Revolution in Middle East


Feb 28 2011

Revolution in Middle East

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The Arab world is changing right in front of our eyes whether we like it or not. Protests have been held in Libya, Bahrain, Jordan, Tunisia, Saudi Arabia (minor), and even just recently in Beirut. With the recent clashes in the streets of the Middle East, many would argue that it is a middle class revolution. However, I believe it is more of a revolution of the youth. Behind the Sub-Sahara, the Middle East has the second highest population of youths in the world. “Sixty percent of the regions’ people are under 30, twice the rate of North America, found a study from the Pew Forum on Religion and Public Life.”[1] This usually leads to increased unemployment rates. With the destabilization of governments in the Middle East and such high populations of youths, there is a rising concern for increased radicalism. Excellent examples would be Somalia and Afghanistan. It is becoming increasingly evident that a growing amount of citizens in Afghanistan would rather have Sharia or Islamic Law because of its stability, even with its obvious cruelty. It has been long favored in the region and will continue to be even though western states refuse to allow them into any power position.  However, “Just as Washington has acknowledged that it cannot simply disregard popular support in Egypt for the Muslim Brotherhood, the West must also come to terms with the Taliban’s base of support”. [2]

What is also interesting is that the majority of the Arab governments, monarchs, are Sunni while vast amounts of Shiites are not heard or placed in any governmental position. In Bahrain, Shiite protesters were shot by Sunni government troops, sparking even more outrage and upheaval from underprivileged Shiites. “In Bahrain the Shia have been relegated to the political and economic periphery, thus creating an underclass that has no stake in the longevity of the current system and is not afraid of engaging in confrontational politics.”[3] As evidenced by previous protests in the Arab world, Bahraini protesters were, for the most part, youths (20’s). It is important to look for stability in the Arab world, seeing as the majority of the world’s oil supplies reside there. In tandem, there are a multitude of strategic US bases placed around the Arab countries. For example, the US Fifth Fleet is stationed in Bahrain. This can be taken as a sign of weakness, because the umbrella power of the US expands to, possibly, protect the governments from falling. However, no action by US forces have deterred or intervened in any of the protests across the Arab states.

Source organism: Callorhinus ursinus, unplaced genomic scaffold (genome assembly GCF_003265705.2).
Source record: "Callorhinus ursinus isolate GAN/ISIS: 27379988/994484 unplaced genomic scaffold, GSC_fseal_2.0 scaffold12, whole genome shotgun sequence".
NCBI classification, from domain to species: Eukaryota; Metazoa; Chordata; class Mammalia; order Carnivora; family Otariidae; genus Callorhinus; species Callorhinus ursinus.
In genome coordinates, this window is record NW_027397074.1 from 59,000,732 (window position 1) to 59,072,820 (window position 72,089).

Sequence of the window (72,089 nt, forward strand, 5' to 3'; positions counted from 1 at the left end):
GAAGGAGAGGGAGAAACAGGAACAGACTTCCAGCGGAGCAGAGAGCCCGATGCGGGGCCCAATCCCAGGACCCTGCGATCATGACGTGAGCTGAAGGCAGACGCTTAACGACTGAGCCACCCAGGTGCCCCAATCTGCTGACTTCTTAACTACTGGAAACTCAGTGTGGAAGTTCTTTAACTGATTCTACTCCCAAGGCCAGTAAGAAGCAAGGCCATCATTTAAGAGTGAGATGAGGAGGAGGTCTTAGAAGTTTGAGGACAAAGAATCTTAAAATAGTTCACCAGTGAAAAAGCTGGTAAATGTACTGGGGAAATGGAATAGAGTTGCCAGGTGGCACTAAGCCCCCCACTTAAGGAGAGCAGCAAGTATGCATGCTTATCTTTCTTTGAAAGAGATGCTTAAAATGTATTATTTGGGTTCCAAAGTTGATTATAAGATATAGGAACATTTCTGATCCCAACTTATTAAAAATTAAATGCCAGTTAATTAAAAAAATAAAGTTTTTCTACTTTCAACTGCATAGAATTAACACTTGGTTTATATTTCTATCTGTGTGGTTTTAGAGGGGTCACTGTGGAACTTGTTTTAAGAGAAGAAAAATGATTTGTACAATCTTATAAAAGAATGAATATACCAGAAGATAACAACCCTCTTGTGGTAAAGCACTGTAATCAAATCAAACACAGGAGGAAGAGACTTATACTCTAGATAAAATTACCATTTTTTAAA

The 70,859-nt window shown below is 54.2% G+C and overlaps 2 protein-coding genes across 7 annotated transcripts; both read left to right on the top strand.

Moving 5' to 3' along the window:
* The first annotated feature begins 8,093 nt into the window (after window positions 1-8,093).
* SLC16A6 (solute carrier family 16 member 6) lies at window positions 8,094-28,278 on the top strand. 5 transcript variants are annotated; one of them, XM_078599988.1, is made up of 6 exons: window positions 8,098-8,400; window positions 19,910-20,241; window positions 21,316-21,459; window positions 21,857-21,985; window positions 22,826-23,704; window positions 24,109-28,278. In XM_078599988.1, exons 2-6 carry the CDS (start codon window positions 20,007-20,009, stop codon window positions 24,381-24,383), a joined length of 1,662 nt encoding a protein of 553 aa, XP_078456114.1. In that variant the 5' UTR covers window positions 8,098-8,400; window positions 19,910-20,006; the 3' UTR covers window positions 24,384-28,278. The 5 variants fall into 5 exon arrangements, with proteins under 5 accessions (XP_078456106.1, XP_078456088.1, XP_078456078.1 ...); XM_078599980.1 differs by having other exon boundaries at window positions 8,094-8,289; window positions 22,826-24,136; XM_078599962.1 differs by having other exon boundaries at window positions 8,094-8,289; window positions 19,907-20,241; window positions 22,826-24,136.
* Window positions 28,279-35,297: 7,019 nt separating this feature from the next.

[1] http://www.foreignpolicy.com/articles/2011/01/27/the_arab_world_s_youth_army

[2] http://www.foreignpolicy.com/articles/2011/02/25/the_islamic_republic_of_talibanistan

[3] http://mideast.foreignpolicy.com/posts/2011/02/25/libya_is_important_but_don_t_forget_bahrain

One Response to “Revolution in Middle East”

  1. jweiss5 Says:

    It’s interesting to me that you call this a “revolution of the youth,” because I had not previously seen the conflict as such. But it is undeniable that “Sixty percent of the regions’ people are under 30, twice the rate of North America, found a study from the Pew Forum on Religion and Public Life.” Still, I see it as more of a coming together of people of all ages, religions and social classes for a common goal: be seen as an individual rather than a number. An article I read in the New York Times saying that Egyptians demonstrated that they were people rather than statistics. In Egypt, there are no public spaces where Egyptians from different levels of society can mix, and the social classes are incredibly polarized. The oppression that they all have felt brought them together under a common thread. “They sang “Egypt” instead of “Islam” and raised red, white and black flags instead of Korans,” the New York Times reported. So while the youth were a major source of power behind the demonstrations and the general desire for change, as we saw in the documentary we watched in class, this is a revolution of Egypt as a whole against an oppressive and out-of-touch leader

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